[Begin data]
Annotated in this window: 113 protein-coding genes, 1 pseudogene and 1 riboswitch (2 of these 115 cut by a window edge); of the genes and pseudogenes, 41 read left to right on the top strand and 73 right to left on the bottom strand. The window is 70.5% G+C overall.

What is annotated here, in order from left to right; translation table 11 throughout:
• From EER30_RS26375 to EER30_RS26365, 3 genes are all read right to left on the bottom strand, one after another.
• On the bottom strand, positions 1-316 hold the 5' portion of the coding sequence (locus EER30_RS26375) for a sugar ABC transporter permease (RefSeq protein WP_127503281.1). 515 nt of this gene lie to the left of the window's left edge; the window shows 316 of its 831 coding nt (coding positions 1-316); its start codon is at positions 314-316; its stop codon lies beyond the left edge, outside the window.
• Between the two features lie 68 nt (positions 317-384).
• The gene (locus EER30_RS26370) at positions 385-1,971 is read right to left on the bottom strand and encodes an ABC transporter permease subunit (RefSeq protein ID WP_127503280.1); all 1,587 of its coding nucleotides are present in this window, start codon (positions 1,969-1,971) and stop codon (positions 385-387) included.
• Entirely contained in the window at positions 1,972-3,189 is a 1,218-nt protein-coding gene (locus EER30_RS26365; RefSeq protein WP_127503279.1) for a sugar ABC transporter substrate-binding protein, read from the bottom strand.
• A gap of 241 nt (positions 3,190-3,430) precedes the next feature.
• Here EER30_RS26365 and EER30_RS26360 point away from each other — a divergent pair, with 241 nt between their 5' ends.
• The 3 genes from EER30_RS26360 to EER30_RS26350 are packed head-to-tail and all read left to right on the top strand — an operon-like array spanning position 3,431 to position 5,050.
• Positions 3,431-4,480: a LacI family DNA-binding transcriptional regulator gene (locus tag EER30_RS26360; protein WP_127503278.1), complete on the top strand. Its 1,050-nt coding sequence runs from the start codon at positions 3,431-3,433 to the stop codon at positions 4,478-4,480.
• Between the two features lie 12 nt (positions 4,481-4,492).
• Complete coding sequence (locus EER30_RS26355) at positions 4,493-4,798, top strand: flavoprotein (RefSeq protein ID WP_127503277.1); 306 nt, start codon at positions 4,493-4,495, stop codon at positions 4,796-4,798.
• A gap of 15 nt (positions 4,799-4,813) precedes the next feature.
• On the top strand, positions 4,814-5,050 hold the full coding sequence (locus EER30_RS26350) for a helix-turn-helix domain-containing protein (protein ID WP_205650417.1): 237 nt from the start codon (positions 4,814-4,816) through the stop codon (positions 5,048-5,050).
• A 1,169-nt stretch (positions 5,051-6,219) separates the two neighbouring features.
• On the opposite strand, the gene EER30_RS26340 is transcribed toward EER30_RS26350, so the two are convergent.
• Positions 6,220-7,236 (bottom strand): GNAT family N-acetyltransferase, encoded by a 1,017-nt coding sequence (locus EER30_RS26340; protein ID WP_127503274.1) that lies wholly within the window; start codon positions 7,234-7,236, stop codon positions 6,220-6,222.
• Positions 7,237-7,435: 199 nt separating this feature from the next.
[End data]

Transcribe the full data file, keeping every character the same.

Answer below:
Annotated in this window: 113 protein-coding genes, 1 pseudogene and 1 riboswitch (2 of these 115 cut by a window edge); of the genes and pseudogenes, 41 read left to right on the top strand and 73 right to left on the bottom strand. The window is 70.5% G+C overall.

What is annotated here, in order from left to right; translation table 11 throughout:
• From EER30_RS26375 to EER30_RS26365, 3 genes are all read right to left on the bottom strand, one after another.
• On the bottom strand, positions 1-316 hold the 5' portion of the coding sequence (locus EER30_RS26375) for a sugar ABC transporter permease (RefSeq protein WP_127503281.1). 515 nt of this gene lie to the left of the window's left edge; the window shows 316 of its 831 coding nt (coding positions 1-316); its start codon is at positions 314-316; its stop codon lies beyond the left edge, outside the window.
• Between the two features lie 68 nt (positions 317-384).
• The gene (locus EER30_RS26370) at positions 385-1,971 is read right to left on the bottom strand and encodes an ABC transporter permease subunit (RefSeq protein ID WP_127503280.1); all 1,587 of its coding nucleotides are present in this window, start codon (positions 1,969-1,971) and stop codon (positions 385-387) included.
• Entirely contained in the window at positions 1,972-3,189 is a 1,218-nt protein-coding gene (locus EER30_RS26365; RefSeq protein WP_127503279.1) for a sugar ABC transporter substrate-binding protein, read from the bottom strand.
• A gap of 241 nt (positions 3,190-3,430) precedes the next feature.
• Here EER30_RS26365 and EER30_RS26360 point away from each other — a divergent pair, with 241 nt between their 5' ends.
• The 3 genes from EER30_RS26360 to EER30_RS26350 are packed head-to-tail and all read left to right on the top strand — an operon-like array spanning position 3,431 to position 5,050.
• Positions 3,431-4,480: a LacI family DNA-binding transcriptional regulator gene (locus tag EER30_RS26360; protein WP_127503278.1), complete on the top strand. Its 1,050-nt coding sequence runs from the start codon at positions 3,431-3,433 to the stop codon at positions 4,478-4,480.
• Between the two features lie 12 nt (positions 4,481-4,492).
• Complete coding sequence (locus EER30_RS26355) at positions 4,493-4,798, top strand: flavoprotein (RefSeq protein ID WP_127503277.1); 306 nt, start codon at positions 4,493-4,495, stop codon at positions 4,796-4,798.
• A gap of 15 nt (positions 4,799-4,813) precedes the next feature.
• On the top strand, positions 4,814-5,050 hold the full coding sequence (locus EER30_RS26350) for a helix-turn-helix domain-containing protein (protein ID WP_205650417.1): 237 nt from the start codon (positions 4,814-4,816) through the stop codon (positions 5,048-5,050).
• A 1,169-nt stretch (positions 5,051-6,219) separates the two neighbouring features.
• On the opposite strand, the gene EER30_RS26340 is transcribed toward EER30_RS26350, so the two are convergent.
• Positions 6,220-7,236 (bottom strand): GNAT family N-acetyltransferase, encoded by a 1,017-nt coding sequence (locus EER30_RS26340; protein ID WP_127503274.1) that lies wholly within the window; start codon positions 7,234-7,236, stop codon positions 6,220-6,222.
• Positions 7,237-7,435: 199 nt separating this feature from the next.